I’m sorry to take this rant out on Carrie Pilby. It’s based on a book and I mean no disrespect to these writers or filmmakers in particular, as this is a bigger problem in the film industry and the media. Yes, some people like a happy ending, and some people like love stories, but they don’t need to hold these strong patriarchal messages. It’s because of fairy tales like this that people fear being lonely. We are desperate to find ‘the one’ and then stay with that person forever. And if you don’t find that ‘one’, then maybe the world will just implode….
Or maybe you’ll just have a run of interesting relationships and have some good life experiences.
Thankfully, I saw another film at TIFF which provided the depth I was looking for: Blue Jay. It’ll be out on Netflix soon. It’s an interesting relationship drama with believable characters and a lovely balance of poignancy and comedy. There’s no underlying bullshit fairy tale or patriarchal message, and it’s brilliant. It's the kind of honest, realistic relationship drama which I wish I could write. As I was only at TIFF for the second half of the festival, it was the first film I watched, which set the bar really high. It was the best film I saw at the festival, and one of my favourite films this year. The Q&A after the screening with Mark Duplass and Alex Lehmann made it even better - such lovely, appreciative guys! I found it really inspirational (with a touch of jealousy of course!)
I’ll admit I was secretly very glad I watched Carrie Pilby. Why? Because sometimes the stuff I don't like inspires me even more than the stuff I like! Not that I think I can necessarily do better, but it reminds me how much we need new stories and new perspectives. Although I’m inspired by the films I love, I sometimes get a little disheartened (‘I can never write anything as good as that’ – I whinged after Blue Jay) but watching something that really ticks me off reminds me that what I write is so different, and that can only be a good thing.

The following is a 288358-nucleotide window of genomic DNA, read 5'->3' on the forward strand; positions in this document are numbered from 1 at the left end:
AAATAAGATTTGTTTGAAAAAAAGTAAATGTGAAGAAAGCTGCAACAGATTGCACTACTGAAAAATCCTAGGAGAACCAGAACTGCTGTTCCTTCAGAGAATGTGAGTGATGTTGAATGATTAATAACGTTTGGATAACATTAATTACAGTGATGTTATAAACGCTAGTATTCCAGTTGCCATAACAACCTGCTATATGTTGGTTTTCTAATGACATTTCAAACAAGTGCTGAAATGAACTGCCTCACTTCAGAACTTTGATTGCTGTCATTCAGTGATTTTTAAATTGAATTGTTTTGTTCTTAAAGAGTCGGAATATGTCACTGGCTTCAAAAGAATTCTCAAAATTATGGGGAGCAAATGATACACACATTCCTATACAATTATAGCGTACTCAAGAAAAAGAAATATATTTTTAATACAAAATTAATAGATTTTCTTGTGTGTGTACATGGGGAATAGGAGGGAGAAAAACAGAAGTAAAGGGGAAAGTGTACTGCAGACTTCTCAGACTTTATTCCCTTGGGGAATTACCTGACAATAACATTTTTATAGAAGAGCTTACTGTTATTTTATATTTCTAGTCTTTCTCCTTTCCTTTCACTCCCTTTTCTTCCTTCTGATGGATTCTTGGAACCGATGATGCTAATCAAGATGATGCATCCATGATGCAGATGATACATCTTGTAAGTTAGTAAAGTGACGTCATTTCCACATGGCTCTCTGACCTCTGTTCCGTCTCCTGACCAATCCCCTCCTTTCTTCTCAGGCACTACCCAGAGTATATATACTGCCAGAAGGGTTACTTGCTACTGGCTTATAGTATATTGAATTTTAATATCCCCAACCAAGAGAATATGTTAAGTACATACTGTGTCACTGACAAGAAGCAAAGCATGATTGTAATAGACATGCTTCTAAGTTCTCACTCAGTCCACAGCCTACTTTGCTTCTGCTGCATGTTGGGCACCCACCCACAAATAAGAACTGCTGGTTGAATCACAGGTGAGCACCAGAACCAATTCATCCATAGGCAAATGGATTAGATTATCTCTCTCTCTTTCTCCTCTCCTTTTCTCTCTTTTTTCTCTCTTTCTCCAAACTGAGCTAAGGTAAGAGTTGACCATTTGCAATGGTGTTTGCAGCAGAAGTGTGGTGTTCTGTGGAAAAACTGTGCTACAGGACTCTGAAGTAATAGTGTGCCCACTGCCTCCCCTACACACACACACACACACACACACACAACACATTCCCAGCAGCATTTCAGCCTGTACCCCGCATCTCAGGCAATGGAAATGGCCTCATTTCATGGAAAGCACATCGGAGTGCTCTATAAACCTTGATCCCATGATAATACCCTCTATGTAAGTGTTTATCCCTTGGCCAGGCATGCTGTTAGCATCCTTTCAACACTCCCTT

Whilst in Toronto, I met a guy who ran a shop on Queens Street West (called ‘Original’ – it’s amazing and colourful and amazing!). I bought some fantastic sparkly shoes as a reminder of my time in Toronto, and the inspiration I felt to write my next screenplay. Every time I look at those shoes now I’ll be reminded of that feeling (I hope) and of the lovely guy in the shop. He told me he once had his own TV show and he got out of the business as he wouldn’t sell his soul etc – I realise he may well have been full of shit, especially when he said he was friends with Daryl Hannah, but I didn’t really mind.
He reminded me of the importance of being different, staying true to yourself and telling your own stories. In a world of so limited stories, the only way to really make it feel true is with your own voice and your own experiences. Yours are just as important as everyone else’s and you’ve got to wear them with pride, like I’ll be wearing my sparkly shoes!
Other film recommendations from TIFF 2016:
Christine – Have something cheery ready to watch after this one. It’s a brilliant film with fantastic acting from Rebecca Hall about a news reader who shot herself live on air, and it’s about the events that leads up to her death.
Colossal – Anne Hathaway thinks she’s controlling a monster in South Korea! Original, fun, with interesting characters and darker undertones.